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Karen O'Neill demonstrating spinning during the filming of 'Herself'.

Gort to celebrate St Brigid’s bank holiday with arts events

A NEW arts collective in Gort is celebrating the nation’s latest Bank Holiday with a series of events in the town.

Gort Arts Collective is hosting a series of events to celebrate the new St. Brigid’s bank holiday between February 4 and 5 with events including a procession, an outdoor large-scale projection onto the town’s courthouse, an art exhibition, and theatre performances.

The Gort Arts Collective, a group of 40 artists who work in a variety of art forms: painting, sculpture, the written word, and filmmaking aims to bring the community together to celebrate old traditions and create new ones through the medium of the arts.

Noreen Scully from the group said, “Ours is an old Irish market town that enjoys a rich and diverse cultural community – and it’s important for everyone in the town to feel that they belong.

“The arts are a great way to do this and Brigid is the perfect opportunity. Brigid was a saint, but also a goddess; she was a fabulous mix of pagan and Christian. She was a blacksmith, a poet, a healer, and a midwife. She brewed beer and cured animals.”

The weekend’s events begin at 4.30 pm on Saturday with a River Walk procession featuring a large St. Brigid’s cross and giant cloaks made by children from ten primary schools in the district.
The school cloaks were sewn together by volunteers from patches created by individual children individually.

This refelcts the old tradition of a piece of cloth/shawl being placed outside a house on Brigid’s Eve, January 31 with the belief that when Brigid passed the house overnight, the dew imbued the cloth with healing powers and protection that lasted for the year.

The procession will leave from the back of Aldi and be accompanied by Coole Music’s youth orchestra, Sonic Strings.

On its way it will showcase the new trail by the river, proudly opened by the Gort River Walk Group last Autumn and end in the Gort Market Square in time for the next event.

It will be followed at 6pm by the outdoor short-film projection at the court house.

Titled, Herself, it was created by artists Shona MacGillivray and Jill Beardsworth, in collaboration with the local community.

The arts project identifies local women whose lives and work embody the qualities that Brigid is known for.

Individual portraits of each woman were filmed and layered with visuals representing their ‘Brigid-like’ qualities.

This project is funded and supported by Creative Ireland Galway County Council, Burren Lowlands, Gort Resource Centre and Gort Credit Union.

Artist Shona outlined, “Herself illuminates those women who work quietly in the background: nurturing, protecting, growing, healing, listening, and making our world a better place to be.”

An exhibition titled ‘Brigid’s Windows’ featuring Brigid-themed artworks by Gort Arts group has been on display in various shop front windows on the lead-up to the festival.

Towns people will also be invited to display a St. Brigid’s Cross above their threshold to encourage people to re-embrace the tradition of hanging one above the doorway. The crosses will be made by local community groups and distributed to households whose doors face the street before February 4.

In the spirit of inclusivity, local community groups such as the ICA, the Scouts, the knitting group, Gort Youth Service, Brothers of Charity, and Cancer Support are gathering to collect rushes from boggy fields to help make the crosses.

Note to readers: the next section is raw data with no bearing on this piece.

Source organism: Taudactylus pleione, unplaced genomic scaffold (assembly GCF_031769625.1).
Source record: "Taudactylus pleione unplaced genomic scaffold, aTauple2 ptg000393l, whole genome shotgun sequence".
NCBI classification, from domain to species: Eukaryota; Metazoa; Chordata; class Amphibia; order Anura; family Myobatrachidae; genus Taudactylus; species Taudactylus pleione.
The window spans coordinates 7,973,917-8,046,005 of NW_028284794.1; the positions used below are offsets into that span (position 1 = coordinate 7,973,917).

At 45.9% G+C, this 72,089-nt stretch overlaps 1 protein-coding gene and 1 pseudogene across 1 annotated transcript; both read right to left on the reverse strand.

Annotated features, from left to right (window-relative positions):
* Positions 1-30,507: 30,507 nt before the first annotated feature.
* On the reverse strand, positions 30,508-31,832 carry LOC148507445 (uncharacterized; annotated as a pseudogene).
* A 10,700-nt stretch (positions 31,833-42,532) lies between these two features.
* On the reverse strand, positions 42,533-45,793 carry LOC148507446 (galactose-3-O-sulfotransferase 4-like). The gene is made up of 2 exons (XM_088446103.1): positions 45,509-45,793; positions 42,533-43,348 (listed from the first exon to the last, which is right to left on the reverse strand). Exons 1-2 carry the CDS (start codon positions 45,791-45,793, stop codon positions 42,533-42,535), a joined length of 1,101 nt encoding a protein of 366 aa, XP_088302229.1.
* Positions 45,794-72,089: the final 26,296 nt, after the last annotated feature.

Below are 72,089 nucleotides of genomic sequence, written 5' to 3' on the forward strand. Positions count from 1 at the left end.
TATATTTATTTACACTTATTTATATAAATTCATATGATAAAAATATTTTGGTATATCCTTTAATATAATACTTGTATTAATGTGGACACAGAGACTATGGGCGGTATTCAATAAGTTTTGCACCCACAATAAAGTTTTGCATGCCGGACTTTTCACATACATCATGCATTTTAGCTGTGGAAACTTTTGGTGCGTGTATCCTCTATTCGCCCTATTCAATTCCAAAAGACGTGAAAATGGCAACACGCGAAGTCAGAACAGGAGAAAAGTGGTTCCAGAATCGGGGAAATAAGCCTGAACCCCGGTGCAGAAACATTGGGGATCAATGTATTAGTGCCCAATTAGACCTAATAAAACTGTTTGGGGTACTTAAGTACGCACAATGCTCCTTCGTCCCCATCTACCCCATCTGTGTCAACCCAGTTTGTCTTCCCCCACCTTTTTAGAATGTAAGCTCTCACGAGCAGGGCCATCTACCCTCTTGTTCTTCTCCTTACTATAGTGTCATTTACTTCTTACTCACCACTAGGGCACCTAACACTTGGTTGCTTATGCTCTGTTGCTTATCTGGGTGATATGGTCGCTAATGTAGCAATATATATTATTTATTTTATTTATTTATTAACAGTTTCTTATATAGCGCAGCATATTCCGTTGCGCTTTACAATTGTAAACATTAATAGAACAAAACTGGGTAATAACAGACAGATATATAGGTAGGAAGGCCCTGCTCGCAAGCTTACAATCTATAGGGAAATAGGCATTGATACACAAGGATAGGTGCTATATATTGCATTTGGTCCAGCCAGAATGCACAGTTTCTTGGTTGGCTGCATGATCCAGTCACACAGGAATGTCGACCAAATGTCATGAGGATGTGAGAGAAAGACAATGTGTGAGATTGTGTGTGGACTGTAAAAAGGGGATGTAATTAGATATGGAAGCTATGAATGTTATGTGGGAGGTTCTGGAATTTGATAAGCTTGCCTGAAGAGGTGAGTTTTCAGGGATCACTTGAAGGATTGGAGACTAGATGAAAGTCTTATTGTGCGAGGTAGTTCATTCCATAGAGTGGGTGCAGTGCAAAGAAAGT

The weekend will see two theatre performances – ‘The Goddess Bridget’, produced by The Romantic Ireland Project and The Wild Swan Theatre Company’s production of Lady Gregory’s The Gaol Gate.

The Goddess Bridget to be performed in the Reading Room in the Lady Gregory Hotel at 8pm on Saturday is about how WB Yeats and Lady Gregory transfigured a nation.

The Gaol Gate meanwhile will be performed at 4 pm on Sunday, in the Town Hall.

This will be followed by a talk and discussion on the role of women in forming society. Tickets for both shows can be got at the doors. Carol Arcos Gort Arts member, “As a nation, we’ve forgotten much of our folklore and traditions. Most Irish people remember making Brigid’s crosses in school and bringing them home to Mammy, but not many kept up the tradition beyond their school days.

“Sometimes it takes others to remind us of what we’ve lost; a Spanish woman giving a Brigid’s cross workshop laughed, as she told us about her Irish counterpart, who couldn’t believe it took “a Spaniard” to show her how to make a Brigid’s Cross!

“This is a chance for us to reignite those old traditions and perhaps even forge new ones.”

Jill Beardsworth Visual artist said, “We came together through a mutual concern for our environment, a desire to seek out those who are doing positive work within it and to make these role models publicly visible; we searched for reassurance that guidance and knowledge is present in our locality and this wisdom can help heal the earth and ourselves – and by doing so, reclaim the legacy of Brigid.

“This event might be a one-off, or maybe it may sow the seeds for something new and exciting for Gort.

“I think we need this for our community – in this age of technology, we’re living in unprecedented times. People need to feel connected again and reignite old traditions. As a group of artists, we’re trying to do this through creativity. This is socially engaged art at its best”.

See Gort Arts FB/Instagram for more details. Any queries can be directed to gortarts@gmail.com.

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